Ten years ago, I was staying at a hostel in Buenos Aires. I was nearly five months into what would be a six month backpacking trip through South America. Things were not going so well. Repeated illnesses revealed that my constitution was too fragile for the continent. I began longing for the home I eagerly left behind, or at least somewhere more comfortable, but my ego pushed me to continue. I didn’t want to appear like a quitter, and I still needed material for the book I planned on writing about the experience. Then for the first time I heard the 1992 song “Runaway Train” by the band Soul Asylum.

It seems no one can help me now
I’m in too deep
There’s no way out
This time I have really lead myself astray

Runaway train never going back
Wrong way on a one-way track
Seems like I should be getting somewhere
Somehow I’m neither here nor there

I immediately identified with the song. There I was, healing on a dorm room bed in Argentina from yet another stomach bug after quitting my job and selling most of my possessions to travel to the third world and hang out with hippie backpackers who wouldn’t stop telling me that poor people are “so happy.” But I didn’t want to go back to my career. I was developing a taste for a new kind of freedom, and there was no way I could deal with middle managers and pointless meetings again. I had to carve a new path.

Fast forward ten years. The stomach parasites and bed bugs were a distant memory. The pub crawls and ten-hour bus rides through winding mountain roads were no more. I’ve since sold tens of thousands of books and achieved a modest level of comfort. My apartment is small but located in the middle of the city. It’s stocked with all the comforts I need, including a bread machine and panini maker. I’m not aching for more women, fun, or adventure like before, and I even experience fleeting moments of bliss when the feeling of the rain and the sound of the wind strike me in a certain way. Yet in spite of this, I still feel that there is a missing ingredient, a nagging emptiness I cannot fill.

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I loaded a music playlist on YouTube, hit the shuffle button, and began cooking dinner. Midway through, Runaway Train came on. Instantly, images of South America rushed through my mind, both the highs and the lows. I smiled and reminisced. How long ago those times were, as if they happened in another life.

Can you help me remember how to smile?
Make it somehow all seem worthwhile
How on earth did I get so jaded?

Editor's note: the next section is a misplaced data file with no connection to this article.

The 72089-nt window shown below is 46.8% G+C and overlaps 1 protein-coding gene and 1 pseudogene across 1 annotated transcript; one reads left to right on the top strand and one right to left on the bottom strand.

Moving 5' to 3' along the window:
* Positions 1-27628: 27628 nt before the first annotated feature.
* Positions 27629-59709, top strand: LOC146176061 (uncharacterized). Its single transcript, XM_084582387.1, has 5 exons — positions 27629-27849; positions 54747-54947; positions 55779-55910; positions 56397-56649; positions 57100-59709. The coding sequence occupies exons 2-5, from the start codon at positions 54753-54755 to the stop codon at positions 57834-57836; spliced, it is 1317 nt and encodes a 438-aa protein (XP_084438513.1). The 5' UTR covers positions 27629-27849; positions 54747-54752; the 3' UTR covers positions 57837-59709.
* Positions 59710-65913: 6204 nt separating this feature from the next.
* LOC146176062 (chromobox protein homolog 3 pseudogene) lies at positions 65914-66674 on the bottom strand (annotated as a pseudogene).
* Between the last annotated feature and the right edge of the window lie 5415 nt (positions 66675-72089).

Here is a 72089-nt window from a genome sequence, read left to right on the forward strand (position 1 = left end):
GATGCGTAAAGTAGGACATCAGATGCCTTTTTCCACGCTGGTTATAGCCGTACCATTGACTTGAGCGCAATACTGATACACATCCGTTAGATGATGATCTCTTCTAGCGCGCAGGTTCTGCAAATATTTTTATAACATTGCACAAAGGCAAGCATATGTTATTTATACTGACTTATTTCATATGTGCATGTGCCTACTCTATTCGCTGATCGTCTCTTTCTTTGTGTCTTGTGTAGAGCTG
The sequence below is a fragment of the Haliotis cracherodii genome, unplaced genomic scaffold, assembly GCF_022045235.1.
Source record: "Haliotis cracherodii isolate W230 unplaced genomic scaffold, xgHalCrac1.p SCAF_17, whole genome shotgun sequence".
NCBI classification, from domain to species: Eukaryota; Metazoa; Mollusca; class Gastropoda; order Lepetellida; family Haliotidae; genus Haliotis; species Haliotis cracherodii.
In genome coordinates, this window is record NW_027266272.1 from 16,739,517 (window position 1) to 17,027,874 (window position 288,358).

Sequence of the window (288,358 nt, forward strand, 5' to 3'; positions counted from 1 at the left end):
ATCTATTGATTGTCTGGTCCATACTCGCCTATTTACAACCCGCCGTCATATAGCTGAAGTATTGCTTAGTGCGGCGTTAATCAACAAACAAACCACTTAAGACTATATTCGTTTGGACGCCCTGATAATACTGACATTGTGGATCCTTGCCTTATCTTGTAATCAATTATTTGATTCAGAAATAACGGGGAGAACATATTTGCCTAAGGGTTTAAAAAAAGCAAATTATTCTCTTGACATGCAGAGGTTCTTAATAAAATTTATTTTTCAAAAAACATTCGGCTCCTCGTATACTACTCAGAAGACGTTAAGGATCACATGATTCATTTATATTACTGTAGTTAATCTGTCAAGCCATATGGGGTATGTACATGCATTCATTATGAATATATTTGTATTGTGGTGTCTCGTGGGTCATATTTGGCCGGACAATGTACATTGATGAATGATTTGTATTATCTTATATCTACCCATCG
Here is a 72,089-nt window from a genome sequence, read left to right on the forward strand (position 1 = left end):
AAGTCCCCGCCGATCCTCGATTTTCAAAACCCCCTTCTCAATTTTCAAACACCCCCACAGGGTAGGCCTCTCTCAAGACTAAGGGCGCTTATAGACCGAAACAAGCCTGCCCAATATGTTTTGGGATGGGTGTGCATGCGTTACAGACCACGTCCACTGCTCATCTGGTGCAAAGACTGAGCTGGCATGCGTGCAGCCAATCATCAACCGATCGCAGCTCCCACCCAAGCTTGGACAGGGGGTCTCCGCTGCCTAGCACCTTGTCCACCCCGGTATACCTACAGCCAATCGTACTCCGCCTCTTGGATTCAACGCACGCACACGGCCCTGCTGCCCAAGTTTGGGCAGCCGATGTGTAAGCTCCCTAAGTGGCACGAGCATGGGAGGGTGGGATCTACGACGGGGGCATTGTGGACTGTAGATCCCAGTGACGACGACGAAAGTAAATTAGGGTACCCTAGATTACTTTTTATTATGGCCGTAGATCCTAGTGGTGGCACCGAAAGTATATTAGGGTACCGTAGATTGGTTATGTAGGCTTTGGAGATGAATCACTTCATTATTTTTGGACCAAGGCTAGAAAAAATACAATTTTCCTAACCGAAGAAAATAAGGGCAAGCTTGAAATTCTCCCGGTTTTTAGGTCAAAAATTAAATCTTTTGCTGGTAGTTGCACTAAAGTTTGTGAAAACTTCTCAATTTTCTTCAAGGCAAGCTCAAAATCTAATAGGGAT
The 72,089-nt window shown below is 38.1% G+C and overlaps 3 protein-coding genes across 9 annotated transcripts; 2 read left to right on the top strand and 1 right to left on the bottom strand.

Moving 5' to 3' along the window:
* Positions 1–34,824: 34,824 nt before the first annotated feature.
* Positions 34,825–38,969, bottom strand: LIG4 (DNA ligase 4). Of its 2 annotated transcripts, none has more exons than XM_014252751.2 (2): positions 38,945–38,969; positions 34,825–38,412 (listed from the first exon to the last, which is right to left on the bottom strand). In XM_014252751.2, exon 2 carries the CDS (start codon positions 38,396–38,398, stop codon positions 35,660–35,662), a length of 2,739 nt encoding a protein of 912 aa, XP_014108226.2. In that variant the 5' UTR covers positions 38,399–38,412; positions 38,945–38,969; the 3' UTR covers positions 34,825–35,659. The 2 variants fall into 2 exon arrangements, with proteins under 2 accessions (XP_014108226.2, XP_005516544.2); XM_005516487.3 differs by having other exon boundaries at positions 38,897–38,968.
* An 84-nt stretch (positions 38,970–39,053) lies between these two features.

Life’s mysteries seem so faded

I can go where no one else can go
I know what no one else knows
Here I am, just drowning in the rain
With a ticket for a runaway train

Once these lyrics set in, I stopped stirring my chicken dish and turned my head towards the music. My throat tightened. It’s true that I fantasize of leaving my city every day, but to where? I don’t know if I have the energy to start over again. And every day I think of finding a good woman, but how? I’m too burned out and broken, and if I could make it to nearly thirty-nine years of age without a face that I could love, chances are I could make it another thirty-nine years.

I know that as comfortable as my apartment is, and as much I enjoy eating the food that comes from my bread machine and panini maker, they are not enough to make me stay. The three friends I have in town will one day move on. Ten years have passed me by and I’m as rootless as I was in Buenos Aires. I’m still on the hostel bed, trying to improve my situation and become whole, but that outcome becomes ever more distant. I’ve stayed away for so long that I no longer even have a home to return to.

Did I really expect my essential nature to become something totally different? Did I believe that a change of scenery could affect my internal state of mind? My energy is lower today, and I am calmer, but the ache remains. The dissatisfaction that was born when I was born simmers underneath the surface, brought out by song. It has never left me, and I don’t think it ever will, no matter where I go and what I do, because whatever train I take, my self will always travel with myself. Maybe one day I can look out the window and just enjoy the ride.

Read Next: The Past Is An Anchor

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